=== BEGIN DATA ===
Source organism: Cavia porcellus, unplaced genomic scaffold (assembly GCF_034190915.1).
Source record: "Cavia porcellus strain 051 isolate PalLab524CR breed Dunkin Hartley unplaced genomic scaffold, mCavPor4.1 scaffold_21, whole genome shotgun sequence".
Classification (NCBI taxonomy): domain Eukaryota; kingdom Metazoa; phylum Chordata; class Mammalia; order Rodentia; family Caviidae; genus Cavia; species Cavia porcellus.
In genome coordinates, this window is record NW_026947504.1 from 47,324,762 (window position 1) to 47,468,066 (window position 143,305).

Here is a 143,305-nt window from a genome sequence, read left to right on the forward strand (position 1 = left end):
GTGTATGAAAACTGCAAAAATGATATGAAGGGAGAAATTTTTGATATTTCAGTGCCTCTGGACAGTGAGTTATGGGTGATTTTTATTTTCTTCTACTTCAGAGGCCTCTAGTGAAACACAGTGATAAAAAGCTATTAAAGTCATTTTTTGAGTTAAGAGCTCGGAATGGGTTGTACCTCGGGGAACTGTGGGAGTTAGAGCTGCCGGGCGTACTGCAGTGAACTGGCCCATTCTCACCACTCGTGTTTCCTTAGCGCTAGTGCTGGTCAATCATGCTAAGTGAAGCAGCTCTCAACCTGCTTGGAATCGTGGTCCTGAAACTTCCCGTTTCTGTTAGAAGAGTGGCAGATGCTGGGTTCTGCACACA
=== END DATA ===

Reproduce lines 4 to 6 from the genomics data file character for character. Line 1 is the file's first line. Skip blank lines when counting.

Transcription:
In genome coordinates, this window is record NW_026947504.1 from 47,324,762 (window position 1) to 47,468,066 (window position 143,305).

Here is a 143,305-nt window from a genome sequence, read left to right on the forward strand (position 1 = left end):
GTGTATGAAAACTGCAAAAATGATATGAAGGGAGAAATTTTTGATATTTCAGTGCCTCTGGACAGTGAGTTATGGGTGATTTTTATTTTCTTCTACTTCAGAGGCCTCTAGTGAAACACAGTGATAAAAAGCTATTAAAGTCATTTTTTGAGTTAAGAGCTCGGAATGGGTTGTACCTCGGGGAACTGTGGGAGTTAGAGCTGCCGGGCGTACTGCAGTGAACTGGCCCATTCTCACCACTCGTGTTTCCTTAGCGCTAGTGCTGGTCAATCATGCTAAGTGAAGCAGCTCTCAACCTGCTTGGAATCGTGGTCCTGAAACTTCCCGTTTCTGTTAGAAGAGTGGCAGATGCTGGGTTCTGCACACA